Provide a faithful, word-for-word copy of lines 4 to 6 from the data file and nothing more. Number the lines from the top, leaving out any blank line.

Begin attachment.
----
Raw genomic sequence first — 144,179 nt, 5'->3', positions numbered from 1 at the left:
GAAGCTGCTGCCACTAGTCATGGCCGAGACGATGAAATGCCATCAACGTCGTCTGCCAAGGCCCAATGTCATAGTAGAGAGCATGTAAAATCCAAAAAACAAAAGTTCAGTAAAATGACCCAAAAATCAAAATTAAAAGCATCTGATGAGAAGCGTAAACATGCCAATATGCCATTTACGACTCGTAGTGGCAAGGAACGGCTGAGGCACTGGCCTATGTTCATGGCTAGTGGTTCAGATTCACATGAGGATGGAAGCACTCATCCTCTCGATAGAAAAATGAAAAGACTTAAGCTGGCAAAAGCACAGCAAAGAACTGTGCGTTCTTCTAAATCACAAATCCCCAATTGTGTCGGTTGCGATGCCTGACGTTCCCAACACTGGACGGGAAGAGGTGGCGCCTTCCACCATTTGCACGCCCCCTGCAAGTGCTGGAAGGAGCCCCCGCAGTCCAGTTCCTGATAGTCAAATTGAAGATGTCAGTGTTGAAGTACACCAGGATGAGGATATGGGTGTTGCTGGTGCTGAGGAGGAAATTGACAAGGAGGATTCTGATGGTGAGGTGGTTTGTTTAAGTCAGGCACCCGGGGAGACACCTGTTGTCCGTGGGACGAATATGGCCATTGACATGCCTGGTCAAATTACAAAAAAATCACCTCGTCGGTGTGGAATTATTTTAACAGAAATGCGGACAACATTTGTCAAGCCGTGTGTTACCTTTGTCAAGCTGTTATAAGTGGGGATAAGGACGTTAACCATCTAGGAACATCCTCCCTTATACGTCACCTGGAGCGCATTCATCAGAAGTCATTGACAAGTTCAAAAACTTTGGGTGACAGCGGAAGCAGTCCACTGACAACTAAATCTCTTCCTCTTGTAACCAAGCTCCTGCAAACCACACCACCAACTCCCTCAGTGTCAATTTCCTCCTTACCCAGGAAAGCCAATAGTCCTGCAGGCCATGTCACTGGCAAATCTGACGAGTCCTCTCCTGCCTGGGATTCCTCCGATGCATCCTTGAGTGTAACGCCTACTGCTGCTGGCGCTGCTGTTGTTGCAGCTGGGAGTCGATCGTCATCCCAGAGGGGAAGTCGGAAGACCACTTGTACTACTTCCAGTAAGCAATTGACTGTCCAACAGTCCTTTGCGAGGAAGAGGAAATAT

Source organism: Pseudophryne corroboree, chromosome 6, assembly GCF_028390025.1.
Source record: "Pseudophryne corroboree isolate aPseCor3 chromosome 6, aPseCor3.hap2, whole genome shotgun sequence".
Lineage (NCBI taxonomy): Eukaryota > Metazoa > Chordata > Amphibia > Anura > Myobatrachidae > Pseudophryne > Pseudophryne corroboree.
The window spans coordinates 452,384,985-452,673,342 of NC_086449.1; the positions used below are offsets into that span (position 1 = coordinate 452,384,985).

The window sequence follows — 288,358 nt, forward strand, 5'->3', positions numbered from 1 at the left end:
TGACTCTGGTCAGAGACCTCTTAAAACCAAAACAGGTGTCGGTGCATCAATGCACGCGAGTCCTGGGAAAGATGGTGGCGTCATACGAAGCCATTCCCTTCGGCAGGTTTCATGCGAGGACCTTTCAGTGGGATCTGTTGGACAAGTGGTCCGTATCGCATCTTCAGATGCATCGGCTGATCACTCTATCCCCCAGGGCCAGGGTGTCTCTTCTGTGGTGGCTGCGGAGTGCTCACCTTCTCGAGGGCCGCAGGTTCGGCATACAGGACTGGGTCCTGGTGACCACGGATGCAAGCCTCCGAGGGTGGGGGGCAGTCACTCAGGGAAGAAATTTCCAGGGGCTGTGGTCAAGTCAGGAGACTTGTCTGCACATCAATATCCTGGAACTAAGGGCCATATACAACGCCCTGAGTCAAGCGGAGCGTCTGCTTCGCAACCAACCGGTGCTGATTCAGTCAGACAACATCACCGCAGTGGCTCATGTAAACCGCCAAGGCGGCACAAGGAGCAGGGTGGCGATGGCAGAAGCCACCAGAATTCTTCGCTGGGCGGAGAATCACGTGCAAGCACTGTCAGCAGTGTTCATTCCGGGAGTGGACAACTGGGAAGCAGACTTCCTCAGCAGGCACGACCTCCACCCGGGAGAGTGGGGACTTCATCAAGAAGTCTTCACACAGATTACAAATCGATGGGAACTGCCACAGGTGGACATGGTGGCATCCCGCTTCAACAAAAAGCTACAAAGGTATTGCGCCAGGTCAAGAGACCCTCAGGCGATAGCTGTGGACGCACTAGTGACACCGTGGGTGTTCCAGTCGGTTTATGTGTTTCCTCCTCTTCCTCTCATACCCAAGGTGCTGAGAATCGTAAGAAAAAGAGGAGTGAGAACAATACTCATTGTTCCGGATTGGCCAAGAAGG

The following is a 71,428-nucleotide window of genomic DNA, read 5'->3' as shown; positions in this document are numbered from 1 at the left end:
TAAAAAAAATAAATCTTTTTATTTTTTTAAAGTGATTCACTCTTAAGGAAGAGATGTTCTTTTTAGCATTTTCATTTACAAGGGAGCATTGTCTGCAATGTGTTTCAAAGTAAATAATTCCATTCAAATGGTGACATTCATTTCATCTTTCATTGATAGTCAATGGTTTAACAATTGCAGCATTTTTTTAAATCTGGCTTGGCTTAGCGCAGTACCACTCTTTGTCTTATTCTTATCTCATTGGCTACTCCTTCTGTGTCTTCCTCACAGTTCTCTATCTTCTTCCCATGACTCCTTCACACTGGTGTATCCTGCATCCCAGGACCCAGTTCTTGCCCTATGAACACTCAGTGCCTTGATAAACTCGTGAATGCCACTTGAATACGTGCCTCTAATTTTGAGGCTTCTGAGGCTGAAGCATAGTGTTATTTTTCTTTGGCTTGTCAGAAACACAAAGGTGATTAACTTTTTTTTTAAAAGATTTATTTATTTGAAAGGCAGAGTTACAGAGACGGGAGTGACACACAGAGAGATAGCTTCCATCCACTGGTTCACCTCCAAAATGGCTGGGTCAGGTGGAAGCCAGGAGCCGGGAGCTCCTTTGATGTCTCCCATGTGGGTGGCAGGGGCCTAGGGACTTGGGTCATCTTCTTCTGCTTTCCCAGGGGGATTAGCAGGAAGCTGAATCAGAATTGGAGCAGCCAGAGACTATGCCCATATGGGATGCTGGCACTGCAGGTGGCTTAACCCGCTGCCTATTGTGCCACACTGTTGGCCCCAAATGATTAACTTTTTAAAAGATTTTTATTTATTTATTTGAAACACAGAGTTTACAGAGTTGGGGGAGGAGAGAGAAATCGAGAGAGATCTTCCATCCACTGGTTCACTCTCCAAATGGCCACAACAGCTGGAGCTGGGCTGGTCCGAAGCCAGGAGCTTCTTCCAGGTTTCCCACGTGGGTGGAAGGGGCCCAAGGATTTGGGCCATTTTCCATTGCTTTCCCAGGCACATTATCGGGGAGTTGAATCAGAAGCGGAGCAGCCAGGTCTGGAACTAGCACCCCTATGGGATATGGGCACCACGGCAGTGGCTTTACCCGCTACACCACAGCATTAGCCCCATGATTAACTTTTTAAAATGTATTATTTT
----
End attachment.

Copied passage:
Source record: "Pseudophryne corroboree isolate aPseCor3 chromosome 6, aPseCor3.hap2, whole genome shotgun sequence".
Lineage (NCBI taxonomy): Eukaryota > Metazoa > Chordata > Amphibia > Anura > Myobatrachidae > Pseudophryne > Pseudophryne corroboree.
The window spans coordinates 452,384,985-452,673,342 of NC_086449.1; the positions used below are offsets into that span (position 1 = coordinate 452,384,985).